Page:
Some have said that the tragic murder of George Floyd, a Black man, by a white police officer in Minneapolis, and the ensuing protests, represent an awakening in America. Civil rights scholar Aldon Morris noted that the protests “are unprecedented in terms of white participation in a movement targeting Black oppression and grievances.” Throughout America’s history, there have been countless protests against racial injustice, but as Black scholar, Professor Sharde Davis said, “What feels different this time is that white folks are listening.” New York Times journalist Charles Blow called out those who don’t see this moment for its full meaning, writing, “People are marching as a way of exhaling pain…This isn’t only about the pain of police brutality. It’s about all the pain.” Many point to what happened to George Floyd not as an isolated incident perpetrated by one “bad apple” but rather as part of systemic racism long evidenced in our nation in many ways, including policing, health care and economic opportunity. Blow quotes protester Kimberly Latrice Jones as saying, “They are lucky that what Black people are looking for is equality and not revenge.” The one-two punch of the horror of the pandemic crisis and the surge of deaths of Blacks at the hands of white law enforcement can’t be minimized. More than 100,000 lives were lost in America; more than 40 million people became unemployed, and the isolation felt by restrictions on social interaction all hit people of color the hardest. In many ways, the protests brought on by the murder of George Floyd are about him and more. As Blow wrote, “Black people are saying: ‘See me! See what you have done to me and continue to do to me’…They are saying, ‘Stop killing us!’ And in that, they mean killing in every conceivable way.”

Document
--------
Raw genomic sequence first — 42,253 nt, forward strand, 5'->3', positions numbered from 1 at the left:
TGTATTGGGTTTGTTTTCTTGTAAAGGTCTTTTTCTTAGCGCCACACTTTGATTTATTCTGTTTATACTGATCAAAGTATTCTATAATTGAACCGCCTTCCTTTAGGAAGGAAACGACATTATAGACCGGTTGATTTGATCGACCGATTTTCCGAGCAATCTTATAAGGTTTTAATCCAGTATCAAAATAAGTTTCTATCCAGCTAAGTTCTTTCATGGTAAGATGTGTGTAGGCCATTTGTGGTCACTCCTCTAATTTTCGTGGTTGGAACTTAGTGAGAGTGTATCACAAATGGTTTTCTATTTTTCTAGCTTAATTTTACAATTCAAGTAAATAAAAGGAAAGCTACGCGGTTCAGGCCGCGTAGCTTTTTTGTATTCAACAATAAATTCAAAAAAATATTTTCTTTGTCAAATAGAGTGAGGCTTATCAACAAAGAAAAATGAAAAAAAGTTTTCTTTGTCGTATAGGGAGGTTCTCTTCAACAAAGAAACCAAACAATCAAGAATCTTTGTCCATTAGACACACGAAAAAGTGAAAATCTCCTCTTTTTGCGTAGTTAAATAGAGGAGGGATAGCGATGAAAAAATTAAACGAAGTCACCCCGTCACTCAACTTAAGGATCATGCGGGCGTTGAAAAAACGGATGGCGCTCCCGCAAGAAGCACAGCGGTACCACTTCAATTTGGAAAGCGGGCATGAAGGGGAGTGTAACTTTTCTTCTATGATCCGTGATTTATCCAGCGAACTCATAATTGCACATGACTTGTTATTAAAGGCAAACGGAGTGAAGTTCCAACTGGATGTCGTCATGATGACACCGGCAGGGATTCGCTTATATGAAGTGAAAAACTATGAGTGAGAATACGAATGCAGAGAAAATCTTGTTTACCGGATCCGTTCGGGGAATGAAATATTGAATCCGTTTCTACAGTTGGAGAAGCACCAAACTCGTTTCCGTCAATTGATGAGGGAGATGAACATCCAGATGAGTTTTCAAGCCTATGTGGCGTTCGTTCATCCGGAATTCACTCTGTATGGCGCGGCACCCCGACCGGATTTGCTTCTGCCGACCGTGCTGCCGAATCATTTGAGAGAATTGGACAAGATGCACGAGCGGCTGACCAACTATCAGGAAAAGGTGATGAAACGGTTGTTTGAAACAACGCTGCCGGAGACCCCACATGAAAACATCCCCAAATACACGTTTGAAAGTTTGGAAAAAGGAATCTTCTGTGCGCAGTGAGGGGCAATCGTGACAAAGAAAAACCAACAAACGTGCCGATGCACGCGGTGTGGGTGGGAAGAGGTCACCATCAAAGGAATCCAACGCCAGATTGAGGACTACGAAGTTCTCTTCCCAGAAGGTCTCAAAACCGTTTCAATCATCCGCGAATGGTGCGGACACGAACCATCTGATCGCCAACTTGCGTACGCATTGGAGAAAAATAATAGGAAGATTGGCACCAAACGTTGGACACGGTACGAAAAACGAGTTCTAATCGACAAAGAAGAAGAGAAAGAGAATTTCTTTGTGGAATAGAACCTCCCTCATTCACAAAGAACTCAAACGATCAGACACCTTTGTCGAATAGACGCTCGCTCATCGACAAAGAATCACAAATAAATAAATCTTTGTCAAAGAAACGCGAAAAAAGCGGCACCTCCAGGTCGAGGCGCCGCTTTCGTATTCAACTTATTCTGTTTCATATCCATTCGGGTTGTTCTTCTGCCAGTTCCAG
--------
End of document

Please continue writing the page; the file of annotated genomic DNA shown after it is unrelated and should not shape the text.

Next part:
The question now is where do we go from here? We’ve seen the expensive, full page ads from corporate America, including several by Black-owned corporate giants, demanding an end to police brutality and calling for an end to systemic racism not just in policing but in all institutions, including finance, education and health care. We’ve seen elected officials at all levels of government call for changes to police practices and policies that range from job performance transparency to defunding. While some of those initiatives are well thought out and long-overdue, others suggest a misguided, knee-jerk reaction that reeks of political pandering. The problem with many of the “solutions” is exactly what Dr. Martin Luther King Jr. said: “It’s alright to tell a man to lift himself by his own bootstraps, but it is cruel just to say to a bootless man that he ought to lift himself by his own bootstraps.” But until there are more Blacks on corporate boards, and until there’s not just job retention but promotion and recruitment for Blacks, until educational institutions are more concerned with cultivating Black talent than just trying to fill a quota, and until we stop vandalizing and destroying our own hard-built Black businesses in the name of a protest, then all we’ll have left is what President Abraham Lincoln warned against: “Those who deny freedom to others deserve it not for themselves.”
Many have said that this is a defining moment in America. But what will that definition include? Certainly it’s not enough that the Merriam-Webster dictionary is revising its definition of racism after a Missouri woman’s emails claimed it fell short of including the systemic oppression of certain groups of people. Instead, this moment must be more. It should be a movement toward goodwill. We’ve strayed too far from America’s motto: “E pluribus unum,” Latin for “Out of many come one.” And we can’t afford to embrace the new motto: “Out of many, come none.” Instead, let this moment, which was fermented by a health crisis and ignited by racial injustice, become the catalyst for reinvigorating and revising an old, but powerful message from the founding fathers: “WE THE PEOPLE.” Except, this time, we must be vigilant to ensure that “THE PEOPLE” includes everyone.
Gregory Floyd is president of Teamsters Local 237 and vice president-at large on the General Board of the International Brotherhood of Teamsters.